And sure, a lot of those criticisms are based on valid, quantifiable data. But there is also the plain fact that reading Umberto Eco can be hard work.

Let’s compare Eco’s bestselling historical mystery/philosophical treatise The Name of the Rose with Lee’s To Kill a Mockingbird. Both seem to have sold about 50 million copies and both are sitting pretty in the top ten or fifteen Amazon ranking in their categories, depending on what edition you’re looking at. Both have about four and a third stars from their many Amazon reviews (though Lee’s 8,385 reviews as of the writing of this post far outstrip Eco’s 550). Both books have been made into movies with big stars, Gregory Peck in To Kill a Mockingbird and Sean Connery in The Name of the Rose.

All in all, they seem fairly similar. But check out these reviews of Eco’s work:

“The book became a hit despite some obscure passages and allusions. This deftly abridged version…retains the genius of the original but is far more accessible.” — Library Journal

“Although the work stands on its own as a murder mystery, it is more accurately seen as a questioning of “truth” from theological, philosophical, scholarly, and historical perspectives.” — The Merriam-Webster Encyclopedia of Literature

One Amazon reviewer called it “a rewarding but painstaking read.” Another said “As others have said, it’s wordy and at times difficult, but it’s very rewarding for those who persevere!” And these seemingly contradictory words from a review of his second novel, Foucault’s Pedulum, are revealing:

“If a copy (often unread) of The Name of the Rose on the coffee table was a badge of intellectual superiority in 1983, Eco’s second novel — also an intellectual blockbuster — should prove more accessible….Dense, packed with meaning, often startlingly provocative, the novel is a mixture of metaphysical meditation, detective story, computer handbook, introduction to physics and philosophy, historical survey, mathematical puzzle, compendium of religious and cultural mythology, guide to the Torah (Hebrew, rather than Latin contributes to the puzzle here, but is restricted mainly to chapter headings), reference manual to the occult, the hermetic mysteries, the Rosicrucians, the Jesuits, the Freemasons– ad infinitum . The narrative eventually becomes heavy with the accumulated weight of data and supposition, and overwrought with implication, and its climax may leave readers underwhelmed. Until that point, however, this is an intriguing cerebral exercise in which Eco slyly suggests that intellectual arrogance can come to no good end.” — Publishers Weekly

Now compare those to these words about To Kill a Mockingbird from Amazon reviewers:

“I was simply floored while reading this novel. I wasn’t expecting a ‘classic’ to be so readable.”

“It is so well-written and moving that it reads like poetry.”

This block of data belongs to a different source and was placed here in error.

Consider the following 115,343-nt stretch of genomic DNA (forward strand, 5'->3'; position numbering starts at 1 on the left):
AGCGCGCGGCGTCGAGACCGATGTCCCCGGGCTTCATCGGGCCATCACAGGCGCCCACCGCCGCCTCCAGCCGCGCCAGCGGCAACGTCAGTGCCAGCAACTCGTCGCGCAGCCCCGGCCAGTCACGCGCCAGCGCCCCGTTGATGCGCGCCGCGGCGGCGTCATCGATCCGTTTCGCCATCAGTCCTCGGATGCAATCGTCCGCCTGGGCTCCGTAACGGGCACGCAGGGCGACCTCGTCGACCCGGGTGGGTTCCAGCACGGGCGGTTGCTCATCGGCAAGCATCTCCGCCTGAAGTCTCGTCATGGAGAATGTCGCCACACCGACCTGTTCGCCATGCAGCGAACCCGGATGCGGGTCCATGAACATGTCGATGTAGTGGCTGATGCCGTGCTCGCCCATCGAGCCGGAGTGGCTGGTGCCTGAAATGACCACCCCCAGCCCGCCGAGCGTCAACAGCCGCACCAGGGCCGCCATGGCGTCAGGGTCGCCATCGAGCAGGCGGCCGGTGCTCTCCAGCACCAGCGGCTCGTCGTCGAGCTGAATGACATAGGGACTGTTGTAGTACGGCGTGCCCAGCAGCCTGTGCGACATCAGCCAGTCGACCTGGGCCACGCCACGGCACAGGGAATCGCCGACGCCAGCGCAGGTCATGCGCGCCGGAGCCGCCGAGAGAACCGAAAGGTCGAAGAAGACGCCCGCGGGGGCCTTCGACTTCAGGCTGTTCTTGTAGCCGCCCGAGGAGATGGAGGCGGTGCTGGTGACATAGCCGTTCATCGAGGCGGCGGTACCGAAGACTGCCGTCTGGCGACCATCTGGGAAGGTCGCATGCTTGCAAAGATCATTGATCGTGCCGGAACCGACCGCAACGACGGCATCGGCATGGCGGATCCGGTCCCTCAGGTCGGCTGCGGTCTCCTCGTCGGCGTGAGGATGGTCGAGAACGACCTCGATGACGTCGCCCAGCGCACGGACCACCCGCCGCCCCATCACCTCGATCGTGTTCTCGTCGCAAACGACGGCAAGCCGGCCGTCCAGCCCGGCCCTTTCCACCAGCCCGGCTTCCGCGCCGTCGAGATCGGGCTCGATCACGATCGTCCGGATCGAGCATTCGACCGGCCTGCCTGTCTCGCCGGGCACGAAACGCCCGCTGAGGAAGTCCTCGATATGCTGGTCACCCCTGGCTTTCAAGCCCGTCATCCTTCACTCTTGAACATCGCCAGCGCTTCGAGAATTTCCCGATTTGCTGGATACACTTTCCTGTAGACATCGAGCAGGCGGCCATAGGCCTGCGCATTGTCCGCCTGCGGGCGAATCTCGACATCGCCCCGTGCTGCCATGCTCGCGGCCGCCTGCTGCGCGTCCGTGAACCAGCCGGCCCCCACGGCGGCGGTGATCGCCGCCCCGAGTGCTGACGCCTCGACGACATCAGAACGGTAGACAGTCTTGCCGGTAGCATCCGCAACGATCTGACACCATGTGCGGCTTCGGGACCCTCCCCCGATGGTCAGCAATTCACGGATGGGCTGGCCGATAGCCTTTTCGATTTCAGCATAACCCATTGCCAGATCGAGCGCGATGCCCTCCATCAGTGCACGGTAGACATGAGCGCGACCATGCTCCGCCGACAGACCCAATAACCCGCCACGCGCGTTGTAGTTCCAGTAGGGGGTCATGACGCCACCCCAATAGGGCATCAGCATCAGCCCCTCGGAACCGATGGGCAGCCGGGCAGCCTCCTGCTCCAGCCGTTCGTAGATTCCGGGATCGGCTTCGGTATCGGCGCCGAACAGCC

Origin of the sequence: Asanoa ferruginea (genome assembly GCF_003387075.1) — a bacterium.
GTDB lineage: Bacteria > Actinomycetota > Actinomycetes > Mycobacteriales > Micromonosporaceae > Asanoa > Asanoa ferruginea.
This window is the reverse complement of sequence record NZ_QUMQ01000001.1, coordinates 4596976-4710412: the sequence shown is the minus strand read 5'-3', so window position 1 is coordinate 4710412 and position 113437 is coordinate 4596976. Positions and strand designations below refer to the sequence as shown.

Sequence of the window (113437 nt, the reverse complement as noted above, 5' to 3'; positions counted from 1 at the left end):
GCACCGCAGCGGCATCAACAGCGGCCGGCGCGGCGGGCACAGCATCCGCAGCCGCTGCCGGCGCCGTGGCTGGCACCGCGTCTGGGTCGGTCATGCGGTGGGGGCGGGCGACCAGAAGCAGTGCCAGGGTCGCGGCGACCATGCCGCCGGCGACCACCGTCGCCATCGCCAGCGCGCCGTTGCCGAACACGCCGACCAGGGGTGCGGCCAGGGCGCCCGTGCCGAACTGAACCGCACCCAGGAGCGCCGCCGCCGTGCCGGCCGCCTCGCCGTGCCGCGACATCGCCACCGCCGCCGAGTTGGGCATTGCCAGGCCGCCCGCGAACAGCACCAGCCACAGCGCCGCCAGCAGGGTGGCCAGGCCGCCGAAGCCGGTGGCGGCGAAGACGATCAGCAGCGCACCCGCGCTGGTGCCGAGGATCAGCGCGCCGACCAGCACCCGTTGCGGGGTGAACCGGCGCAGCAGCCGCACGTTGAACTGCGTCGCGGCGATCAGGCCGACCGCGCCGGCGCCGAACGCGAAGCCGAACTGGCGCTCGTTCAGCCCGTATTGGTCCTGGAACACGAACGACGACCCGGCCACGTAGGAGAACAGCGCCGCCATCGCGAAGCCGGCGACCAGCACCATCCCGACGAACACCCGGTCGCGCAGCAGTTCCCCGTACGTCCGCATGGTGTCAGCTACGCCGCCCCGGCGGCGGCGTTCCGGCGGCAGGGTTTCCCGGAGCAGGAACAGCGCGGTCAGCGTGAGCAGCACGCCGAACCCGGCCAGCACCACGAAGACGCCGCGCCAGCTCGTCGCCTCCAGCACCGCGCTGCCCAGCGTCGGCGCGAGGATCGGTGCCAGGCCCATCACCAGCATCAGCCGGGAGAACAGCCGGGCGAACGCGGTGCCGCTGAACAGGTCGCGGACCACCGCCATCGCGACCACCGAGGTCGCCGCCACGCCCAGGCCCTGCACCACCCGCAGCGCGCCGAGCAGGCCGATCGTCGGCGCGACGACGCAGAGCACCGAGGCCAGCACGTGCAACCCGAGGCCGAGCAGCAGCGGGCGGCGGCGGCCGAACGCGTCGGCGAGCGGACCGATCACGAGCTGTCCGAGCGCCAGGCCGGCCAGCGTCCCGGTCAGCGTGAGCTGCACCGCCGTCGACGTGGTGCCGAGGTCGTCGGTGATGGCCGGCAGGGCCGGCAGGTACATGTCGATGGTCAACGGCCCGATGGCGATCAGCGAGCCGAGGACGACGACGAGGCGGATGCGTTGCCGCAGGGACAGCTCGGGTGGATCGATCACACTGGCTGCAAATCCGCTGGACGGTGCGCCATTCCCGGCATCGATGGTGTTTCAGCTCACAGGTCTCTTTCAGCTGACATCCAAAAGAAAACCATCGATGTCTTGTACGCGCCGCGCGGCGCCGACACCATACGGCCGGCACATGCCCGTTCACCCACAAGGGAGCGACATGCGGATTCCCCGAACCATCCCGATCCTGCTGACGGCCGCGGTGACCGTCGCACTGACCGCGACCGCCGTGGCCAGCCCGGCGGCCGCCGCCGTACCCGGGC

“This novel is beautifully written, transporting the reader into the souls of all the characters…If ever a book was written that should be mandatory reading (not necessarily in schools but rather in life) this is that book.”

Did you notice what I noticed? Readable, readable, readable. Both authors explore interesting and important issues. Both have devotees (and Eco’s are generally more erudite than Lee’s when it comes to the reader reviews). But one is difficult and the other is not. Both are described as slow in other reviews I saw (Lee’s at the beginning and Eco’s at about the 2/3 or 3/4 mark), but one is compared to the slowness of a hot, sultry, summer day while the other is compared to slogging through mud.

Eco lovers might argue that he is dealing with far more complex philosophical and theological issues than Lee, and therefore he needs those 200 extra pages to get his point across. And that is likely true, and I don’t mean this post to be critical of such writing, because I certainly like reading (and especially rereading) difficult books when they deliver the kind of reward Eco’s are known to deliver. I recently had my first brush with Italo Calvino, another Italian writer, and found him both endlessly frustrating and completely riveting. As a reader, I don’t mind being frustrated. But I think I’m in the minority.

At any rate, Lee’s world of racial strife and systemic oppression and generational sins, and Eco’s world of 14th century religious schisms and hypocrisies, both seem, on the surface, to be just as important and applicable to life today. Our country is as racially broken as it ever was, and criticism of the church is always in vogue. Both narratives follow crimes and seek to divide the guilty from the innocent. And, quite honestly, I’m sure that just as many people have an unread copy of To Kill a Mockingbird at home as those who have an unread copy of The Name of the Rose, though likely most Americans have had at least a brush with Lee’s book in high school, whether or not they really did the required reading.

When it comes down to it, perhaps the difference is found in these terms: experimental versus experiential. Eco’s tome is very aware of its form and structure, and plays with those elements purposefully if the reviewers are to be believed (and why shouldn’t they be?) whereas Lee’s book is rooted in the world she lived in and the people she grew up with. Eco seems to have written what he thought about. Lee wrote what she saw and what she lived. And unfortunately, most of us today see it and many today live it too. She wrote what she knew, and what she knew is still in many ways our reality.